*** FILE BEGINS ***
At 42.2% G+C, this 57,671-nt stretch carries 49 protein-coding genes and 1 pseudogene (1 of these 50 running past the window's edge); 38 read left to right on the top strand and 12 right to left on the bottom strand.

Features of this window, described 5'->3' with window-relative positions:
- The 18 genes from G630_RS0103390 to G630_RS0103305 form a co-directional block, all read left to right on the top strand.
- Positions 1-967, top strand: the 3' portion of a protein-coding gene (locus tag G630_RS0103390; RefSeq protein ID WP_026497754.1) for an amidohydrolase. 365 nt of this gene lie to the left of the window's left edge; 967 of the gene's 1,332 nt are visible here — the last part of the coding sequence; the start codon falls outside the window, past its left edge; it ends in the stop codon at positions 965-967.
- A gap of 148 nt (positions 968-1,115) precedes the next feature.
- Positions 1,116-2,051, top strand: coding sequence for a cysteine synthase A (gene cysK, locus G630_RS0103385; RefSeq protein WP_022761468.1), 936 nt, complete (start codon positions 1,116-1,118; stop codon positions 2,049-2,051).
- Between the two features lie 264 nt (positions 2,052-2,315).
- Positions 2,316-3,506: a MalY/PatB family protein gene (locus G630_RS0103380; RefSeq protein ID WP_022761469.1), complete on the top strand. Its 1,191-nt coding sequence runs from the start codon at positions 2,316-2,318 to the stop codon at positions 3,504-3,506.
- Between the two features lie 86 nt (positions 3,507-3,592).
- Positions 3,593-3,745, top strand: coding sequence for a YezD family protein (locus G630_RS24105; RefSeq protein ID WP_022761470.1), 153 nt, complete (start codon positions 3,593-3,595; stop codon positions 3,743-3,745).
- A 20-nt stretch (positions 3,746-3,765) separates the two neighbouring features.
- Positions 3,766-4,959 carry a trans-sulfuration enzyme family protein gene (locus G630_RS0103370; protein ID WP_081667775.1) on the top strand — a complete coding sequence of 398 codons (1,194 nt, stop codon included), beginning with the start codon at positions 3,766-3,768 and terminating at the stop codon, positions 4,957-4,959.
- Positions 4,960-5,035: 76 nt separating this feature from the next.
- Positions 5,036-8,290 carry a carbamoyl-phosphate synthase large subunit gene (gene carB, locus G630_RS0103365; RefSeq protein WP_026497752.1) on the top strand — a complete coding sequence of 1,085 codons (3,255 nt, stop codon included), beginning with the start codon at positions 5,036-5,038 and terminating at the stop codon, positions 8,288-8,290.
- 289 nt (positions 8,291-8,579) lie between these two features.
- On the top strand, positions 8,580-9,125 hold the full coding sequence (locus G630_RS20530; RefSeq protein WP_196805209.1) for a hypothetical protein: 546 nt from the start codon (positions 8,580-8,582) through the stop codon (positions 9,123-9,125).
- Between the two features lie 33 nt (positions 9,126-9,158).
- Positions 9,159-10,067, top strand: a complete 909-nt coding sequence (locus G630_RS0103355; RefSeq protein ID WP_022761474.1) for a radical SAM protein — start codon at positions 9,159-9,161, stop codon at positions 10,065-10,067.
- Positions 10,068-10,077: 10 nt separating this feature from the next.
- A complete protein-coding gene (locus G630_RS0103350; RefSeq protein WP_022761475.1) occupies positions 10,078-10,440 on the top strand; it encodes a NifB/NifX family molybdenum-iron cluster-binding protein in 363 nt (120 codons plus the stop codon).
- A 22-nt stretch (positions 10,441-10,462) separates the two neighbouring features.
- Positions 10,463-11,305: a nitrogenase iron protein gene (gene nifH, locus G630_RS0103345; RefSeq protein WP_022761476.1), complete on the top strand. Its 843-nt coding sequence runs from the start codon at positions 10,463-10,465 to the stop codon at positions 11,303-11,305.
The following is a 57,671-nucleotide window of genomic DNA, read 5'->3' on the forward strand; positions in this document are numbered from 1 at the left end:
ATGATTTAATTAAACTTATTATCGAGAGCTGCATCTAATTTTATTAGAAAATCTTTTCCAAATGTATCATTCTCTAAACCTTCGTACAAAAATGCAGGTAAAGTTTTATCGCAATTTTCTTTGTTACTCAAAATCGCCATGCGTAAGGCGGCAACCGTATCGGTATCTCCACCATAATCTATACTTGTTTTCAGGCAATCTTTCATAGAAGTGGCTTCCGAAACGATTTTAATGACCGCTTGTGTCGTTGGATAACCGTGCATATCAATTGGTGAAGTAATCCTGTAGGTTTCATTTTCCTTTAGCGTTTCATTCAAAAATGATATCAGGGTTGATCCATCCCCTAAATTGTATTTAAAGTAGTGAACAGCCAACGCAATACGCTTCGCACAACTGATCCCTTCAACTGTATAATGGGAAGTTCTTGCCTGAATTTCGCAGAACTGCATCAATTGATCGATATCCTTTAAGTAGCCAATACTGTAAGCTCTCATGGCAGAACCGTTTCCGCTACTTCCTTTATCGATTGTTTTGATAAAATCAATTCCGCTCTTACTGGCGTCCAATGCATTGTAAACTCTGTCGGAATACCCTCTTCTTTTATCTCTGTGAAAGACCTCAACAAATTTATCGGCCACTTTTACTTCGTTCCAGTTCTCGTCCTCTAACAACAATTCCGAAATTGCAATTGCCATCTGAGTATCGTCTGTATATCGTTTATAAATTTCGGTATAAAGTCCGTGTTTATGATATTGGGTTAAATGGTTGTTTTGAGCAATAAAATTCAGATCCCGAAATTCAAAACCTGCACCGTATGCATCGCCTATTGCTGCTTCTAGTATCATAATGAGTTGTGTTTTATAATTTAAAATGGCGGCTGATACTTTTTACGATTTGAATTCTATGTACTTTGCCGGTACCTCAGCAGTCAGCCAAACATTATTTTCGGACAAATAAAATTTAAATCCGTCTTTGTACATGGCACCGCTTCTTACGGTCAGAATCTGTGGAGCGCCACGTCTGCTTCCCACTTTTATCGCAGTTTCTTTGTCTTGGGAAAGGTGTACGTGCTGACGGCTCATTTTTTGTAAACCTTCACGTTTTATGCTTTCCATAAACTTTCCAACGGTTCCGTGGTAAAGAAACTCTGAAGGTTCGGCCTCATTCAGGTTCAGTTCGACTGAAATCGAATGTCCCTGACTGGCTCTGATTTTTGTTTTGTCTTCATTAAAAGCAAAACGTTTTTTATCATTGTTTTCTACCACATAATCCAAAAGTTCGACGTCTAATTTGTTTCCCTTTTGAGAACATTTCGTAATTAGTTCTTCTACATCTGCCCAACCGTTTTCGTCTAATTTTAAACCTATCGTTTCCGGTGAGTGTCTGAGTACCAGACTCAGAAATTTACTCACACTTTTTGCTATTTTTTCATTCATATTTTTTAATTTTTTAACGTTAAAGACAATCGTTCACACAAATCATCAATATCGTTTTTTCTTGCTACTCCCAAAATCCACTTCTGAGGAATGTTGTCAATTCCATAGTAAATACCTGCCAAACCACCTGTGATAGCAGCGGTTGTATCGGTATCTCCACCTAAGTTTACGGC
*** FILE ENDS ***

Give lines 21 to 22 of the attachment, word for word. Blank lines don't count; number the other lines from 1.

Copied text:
- A 22-nt stretch (positions 10,441-10,462) separates the two neighbouring features.
- Positions 10,463-11,305: a nitrogenase iron protein gene (gene nifH, locus G630_RS0103345; RefSeq protein WP_022761476.1), complete on the top strand. Its 843-nt coding sequence runs from the start codon at positions 10,463-10,465 to the stop codon at positions 11,303-11,305.